• 2.8 Being of Care and Dasein’s Authenticity
  • 2.8.1 The Being of Care
  • 2.8.2 Care and Dasein’s Authenticity and/or Inauthenticity
  • Care Unites the Totality of Dasein’s Being
  • Care Calls Dasein to Take Responsibility
  • Care Inspires and Illuminates Dasein’s Encounter with Others in the World
  • Care Opens Dasein up to the Future (Based on Phronesis)
  • Care Roots Dasein’s Being in Historicality
  • Chapter 3 Hermeneutic-Phenomenological Analysis of the Nigerian Society
  • 3.0 Heidegger’s Authentic Existence in Relation to Dasein in Nigerian Society
  • 3.1 Departure
  • 3.2 Analyzing the Everyday Experiences of Individual ‘Daseins’ in the Nigerian Society (Highlighting the Challenges)
  • 3.2.1 Nepotism
  • The Factical Impact of undue Anchor on the Past and Lopsided Understanding of Language
  • 3.2.2 Selfishness or ‘Mineness’ Over and Against ‘Others’: (Herders Clashes with ‘Farmers’)
  • The Factical Impact of Lopsided Understanding of Language and Time
  • 3.2.3 Mass Mentality/the ‘They’ Tendency’: The Boko Haram Experience
  • The Factical Impact of Lopsided Understanding of Language and Time
  • 3.2.4 The Nigerian Society: Held Siege by Inauthenticity
  • Impetus or Exodus
  • Impact of the Everyday Experiences on the Nigerian Society
  • The Factical Impact of Lopsided Understanding of Language and Time
  • ‘Rooting’ Inauthenticity
  • Chapter 4 Inspiring Individuals in the Nigerian Society to Authenticity
  • 4.0 From Heidegger’s Care to Commensality
  • 4.1 Illuminating Individuals to Authenticity in Order to Positively Transform the Nigerian Society
  • 4.1.1 Impetus
  • Appealing to One Another in Concern [Besorgen]
  • Re-Orientation for Appreciation of Diversities: Toward Achieving Desirable Attitudinal Change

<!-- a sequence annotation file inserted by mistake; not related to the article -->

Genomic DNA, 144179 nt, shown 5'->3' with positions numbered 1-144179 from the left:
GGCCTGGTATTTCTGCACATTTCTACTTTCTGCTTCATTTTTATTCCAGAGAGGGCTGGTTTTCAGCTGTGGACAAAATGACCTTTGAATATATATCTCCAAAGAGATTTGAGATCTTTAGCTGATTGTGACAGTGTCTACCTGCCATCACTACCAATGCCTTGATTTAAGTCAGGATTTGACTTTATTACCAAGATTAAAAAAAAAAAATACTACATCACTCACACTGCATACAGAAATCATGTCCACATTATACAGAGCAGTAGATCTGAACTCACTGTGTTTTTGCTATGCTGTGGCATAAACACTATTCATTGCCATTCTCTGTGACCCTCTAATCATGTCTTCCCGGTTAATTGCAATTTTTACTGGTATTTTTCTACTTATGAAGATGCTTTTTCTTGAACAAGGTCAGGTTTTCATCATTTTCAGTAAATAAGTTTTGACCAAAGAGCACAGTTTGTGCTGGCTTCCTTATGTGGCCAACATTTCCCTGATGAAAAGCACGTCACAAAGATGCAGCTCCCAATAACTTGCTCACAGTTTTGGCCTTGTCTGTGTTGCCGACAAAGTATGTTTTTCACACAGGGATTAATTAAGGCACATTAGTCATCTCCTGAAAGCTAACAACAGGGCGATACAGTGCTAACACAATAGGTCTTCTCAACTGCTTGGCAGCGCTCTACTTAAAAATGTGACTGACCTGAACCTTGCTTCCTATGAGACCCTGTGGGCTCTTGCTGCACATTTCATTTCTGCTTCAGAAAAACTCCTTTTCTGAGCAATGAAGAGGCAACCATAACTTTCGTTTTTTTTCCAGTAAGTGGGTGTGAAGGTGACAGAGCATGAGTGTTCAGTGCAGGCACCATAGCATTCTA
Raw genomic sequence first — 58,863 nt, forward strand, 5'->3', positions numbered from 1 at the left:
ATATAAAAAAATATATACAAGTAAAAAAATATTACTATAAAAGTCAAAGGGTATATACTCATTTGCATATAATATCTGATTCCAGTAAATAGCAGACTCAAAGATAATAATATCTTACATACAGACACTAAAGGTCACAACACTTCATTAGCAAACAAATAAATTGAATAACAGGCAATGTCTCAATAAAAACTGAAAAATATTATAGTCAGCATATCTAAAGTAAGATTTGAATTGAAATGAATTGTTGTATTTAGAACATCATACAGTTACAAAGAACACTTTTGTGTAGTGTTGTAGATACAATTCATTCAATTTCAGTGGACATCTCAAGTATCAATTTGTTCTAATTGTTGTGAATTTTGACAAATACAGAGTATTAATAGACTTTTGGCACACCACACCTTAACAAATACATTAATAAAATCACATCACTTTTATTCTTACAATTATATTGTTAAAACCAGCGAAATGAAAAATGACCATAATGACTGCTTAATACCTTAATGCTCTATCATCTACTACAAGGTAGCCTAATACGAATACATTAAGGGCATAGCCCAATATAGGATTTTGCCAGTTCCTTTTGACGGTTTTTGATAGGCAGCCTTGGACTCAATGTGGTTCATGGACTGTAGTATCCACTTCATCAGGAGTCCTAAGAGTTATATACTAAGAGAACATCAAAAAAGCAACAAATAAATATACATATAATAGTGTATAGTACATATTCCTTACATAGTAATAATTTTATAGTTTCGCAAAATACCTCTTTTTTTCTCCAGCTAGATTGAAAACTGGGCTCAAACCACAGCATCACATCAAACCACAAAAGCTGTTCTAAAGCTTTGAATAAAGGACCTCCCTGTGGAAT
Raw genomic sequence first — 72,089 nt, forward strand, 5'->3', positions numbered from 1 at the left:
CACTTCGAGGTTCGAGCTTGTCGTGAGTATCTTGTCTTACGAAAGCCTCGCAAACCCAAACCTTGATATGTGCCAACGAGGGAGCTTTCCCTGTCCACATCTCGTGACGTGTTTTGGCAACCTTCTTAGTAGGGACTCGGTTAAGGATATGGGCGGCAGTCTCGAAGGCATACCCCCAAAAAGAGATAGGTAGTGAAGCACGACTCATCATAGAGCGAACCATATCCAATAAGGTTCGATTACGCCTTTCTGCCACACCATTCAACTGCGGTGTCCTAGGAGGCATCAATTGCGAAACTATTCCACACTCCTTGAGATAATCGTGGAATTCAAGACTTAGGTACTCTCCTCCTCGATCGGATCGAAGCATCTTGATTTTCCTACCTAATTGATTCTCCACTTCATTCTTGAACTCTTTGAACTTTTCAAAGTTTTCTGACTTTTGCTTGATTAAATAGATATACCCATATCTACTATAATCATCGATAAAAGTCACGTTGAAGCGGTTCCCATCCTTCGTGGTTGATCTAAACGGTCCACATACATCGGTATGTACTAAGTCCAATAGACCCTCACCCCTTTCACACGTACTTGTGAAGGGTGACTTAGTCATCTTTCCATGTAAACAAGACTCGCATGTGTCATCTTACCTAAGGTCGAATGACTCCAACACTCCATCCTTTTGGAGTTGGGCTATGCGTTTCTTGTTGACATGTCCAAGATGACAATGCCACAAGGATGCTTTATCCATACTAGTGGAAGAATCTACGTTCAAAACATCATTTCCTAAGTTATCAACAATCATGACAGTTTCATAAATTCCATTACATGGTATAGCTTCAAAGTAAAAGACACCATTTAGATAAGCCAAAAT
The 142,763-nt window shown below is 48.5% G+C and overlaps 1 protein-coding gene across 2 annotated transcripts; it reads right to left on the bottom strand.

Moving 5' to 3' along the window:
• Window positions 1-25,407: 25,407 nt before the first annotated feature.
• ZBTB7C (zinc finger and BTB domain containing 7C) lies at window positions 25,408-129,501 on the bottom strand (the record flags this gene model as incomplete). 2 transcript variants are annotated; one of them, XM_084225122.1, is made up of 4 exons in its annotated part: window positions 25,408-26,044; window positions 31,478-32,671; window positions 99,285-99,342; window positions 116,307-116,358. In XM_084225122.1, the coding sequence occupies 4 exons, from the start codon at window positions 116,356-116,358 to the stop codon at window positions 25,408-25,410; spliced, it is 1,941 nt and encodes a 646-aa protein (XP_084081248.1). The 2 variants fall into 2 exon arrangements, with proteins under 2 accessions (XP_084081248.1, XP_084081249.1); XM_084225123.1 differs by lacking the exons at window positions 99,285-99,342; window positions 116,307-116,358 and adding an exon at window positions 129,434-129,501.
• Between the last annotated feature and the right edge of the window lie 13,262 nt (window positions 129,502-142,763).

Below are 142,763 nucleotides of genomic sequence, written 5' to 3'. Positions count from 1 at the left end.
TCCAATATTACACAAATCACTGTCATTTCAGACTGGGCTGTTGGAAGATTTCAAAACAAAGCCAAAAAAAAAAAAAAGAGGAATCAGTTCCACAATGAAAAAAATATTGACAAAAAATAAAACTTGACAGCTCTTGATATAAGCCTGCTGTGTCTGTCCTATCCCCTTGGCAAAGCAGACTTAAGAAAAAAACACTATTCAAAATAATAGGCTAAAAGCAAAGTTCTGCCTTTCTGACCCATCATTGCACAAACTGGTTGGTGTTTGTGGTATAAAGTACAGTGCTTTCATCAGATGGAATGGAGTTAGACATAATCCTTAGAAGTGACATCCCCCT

• Commensality and Care
  • “African Commensality:” What Is It?
  • Commensality and Africans
  • Commensality: In Need of ‘Renaissance’ not Merely ‘Revival!’
  • Phenomenology of Commensality as a Mode of Care
  • Commensality and Authenticity
  • Commensality as Community’s Call of the Individual to Authenticity
  • Illustrating Commensality as a Way to Authenticity
  • Adopting an Indigenous Notion: ‘Onyenkeanyi’
  • Previous Efforts oward Exploring the African Community Spirit
  • Ujamaa
  • Consciencism
  • Zikism
  • Chapter 5 Towards Phenomenology of Commensality
  • 5.0 A Phenomenology of Education for Commensality
  • 5.1 Impetus
  • 5.2 Renaissance of Commensality through Education
  • 5.3 Toward a Curriculum and Its Implementation
  • 5.3.1 Appropriate and Suitable Curriculum (Hermeneutic Phenomenological Adaptation)
  • 5.3.2 Against Compulsion
  • 5.4 Commensality in Everyday Being-with
  • 5.4.1 Commensality and Nepotism
  • 5.4.2 Commensality and Selfishness (Mineness over Against Others)
  • 5.4.3 Commensality and Mass Mentality (the ‘They’ Tendency)